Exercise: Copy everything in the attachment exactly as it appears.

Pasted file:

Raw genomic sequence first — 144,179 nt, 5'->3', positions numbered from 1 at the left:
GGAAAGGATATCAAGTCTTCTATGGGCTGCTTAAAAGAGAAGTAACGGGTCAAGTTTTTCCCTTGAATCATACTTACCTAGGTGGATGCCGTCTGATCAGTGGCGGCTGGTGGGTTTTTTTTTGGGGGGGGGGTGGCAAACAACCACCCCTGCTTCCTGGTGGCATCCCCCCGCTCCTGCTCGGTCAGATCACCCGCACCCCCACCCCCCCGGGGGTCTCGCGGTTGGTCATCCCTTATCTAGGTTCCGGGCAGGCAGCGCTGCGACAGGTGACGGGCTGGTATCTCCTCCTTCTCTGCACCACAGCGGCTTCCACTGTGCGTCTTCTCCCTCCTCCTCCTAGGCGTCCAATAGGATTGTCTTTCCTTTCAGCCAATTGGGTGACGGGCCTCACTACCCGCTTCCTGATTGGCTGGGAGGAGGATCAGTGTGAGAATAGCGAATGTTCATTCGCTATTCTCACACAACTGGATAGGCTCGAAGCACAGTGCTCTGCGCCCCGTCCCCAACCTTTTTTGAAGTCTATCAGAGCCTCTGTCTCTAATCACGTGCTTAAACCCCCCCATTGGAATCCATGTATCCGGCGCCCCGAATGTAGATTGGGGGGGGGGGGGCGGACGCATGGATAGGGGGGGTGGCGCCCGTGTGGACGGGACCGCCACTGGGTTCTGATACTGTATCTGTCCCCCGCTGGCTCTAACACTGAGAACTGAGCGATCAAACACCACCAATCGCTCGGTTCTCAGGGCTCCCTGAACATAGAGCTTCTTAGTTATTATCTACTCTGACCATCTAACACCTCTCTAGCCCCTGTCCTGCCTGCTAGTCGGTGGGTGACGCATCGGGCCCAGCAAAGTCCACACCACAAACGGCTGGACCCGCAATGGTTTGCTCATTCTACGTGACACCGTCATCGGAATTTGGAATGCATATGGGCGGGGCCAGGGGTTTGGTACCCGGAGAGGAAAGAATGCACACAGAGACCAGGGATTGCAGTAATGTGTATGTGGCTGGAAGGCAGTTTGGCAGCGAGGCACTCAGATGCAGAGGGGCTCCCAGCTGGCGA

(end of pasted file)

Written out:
Raw genomic sequence first — 144,179 nt, 5'->3', positions numbered from 1 at the left:
GGAAAGGATATCAAGTCTTCTATGGGCTGCTTAAAAGAGAAGTAACGGGTCAAGTTTTTCCCTTGAATCATACTTACCTAGGTGGATGCCGTCTGATCAGTGGCGGCTGGTGGGTTTTTTTTTGGGGGGGGGGTGGCAAACAACCACCCCTGCTTCCTGGTGGCATCCCCCCGCTCCTGCTCGGTCAGATCACCCGCACCCCCACCCCCCCGGGGGTCTCGCGGTTGGTCATCCCTTATCTAGGTTCCGGGCAGGCAGCGCTGCGACAGGTGACGGGCTGGTATCTCCTCCTTCTCTGCACCACAGCGGCTTCCACTGTGCGTCTTCTCCCTCCTCCTCCTAGGCGTCCAATAGGATTGTCTTTCCTTTCAGCCAATTGGGTGACGGGCCTCACTACCCGCTTCCTGATTGGCTGGGAGGAGGATCAGTGTGAGAATAGCGAATGTTCATTCGCTATTCTCACACAACTGGATAGGCTCGAAGCACAGTGCTCTGCGCCCCGTCCCCAACCTTTTTTGAAGTCTATCAGAGCCTCTGTCTCTAATCACGTGCTTAAACCCCCCCATTGGAATCCATGTATCCGGCGCCCCGAATGTAGATTGGGGGGGGGGGGGCGGACGCATGGATAGGGGGGGTGGCGCCCGTGTGGACGGGACCGCCACTGGGTTCTGATACTGTATCTGTCCCCCGCTGGCTCTAACACTGAGAACTGAGCGATCAAACACCACCAATCGCTCGGTTCTCAGGGCTCCCTGAACATAGAGCTTCTTAGTTATTATCTACTCTGACCATCTAACACCTCTCTAGCCCCTGTCCTGCCTGCTAGTCGGTGGGTGACGCATCGGGCCCAGCAAAGTCCACACCACAAACGGCTGGACCCGCAATGGTTTGCTCATTCTACGTGACACCGTCATCGGAATTTGGAATGCATATGGGCGGGGCCAGGGGTTTGGTACCCGGAGAGGAAAGAATGCACACAGAGACCAGGGATTGCAGTAATGTGTATGTGGCTGGAAGGCAGTTTGGCAGCGAGGCACTCAGATGCAGAGGGGCTCCCAGCTGGCGA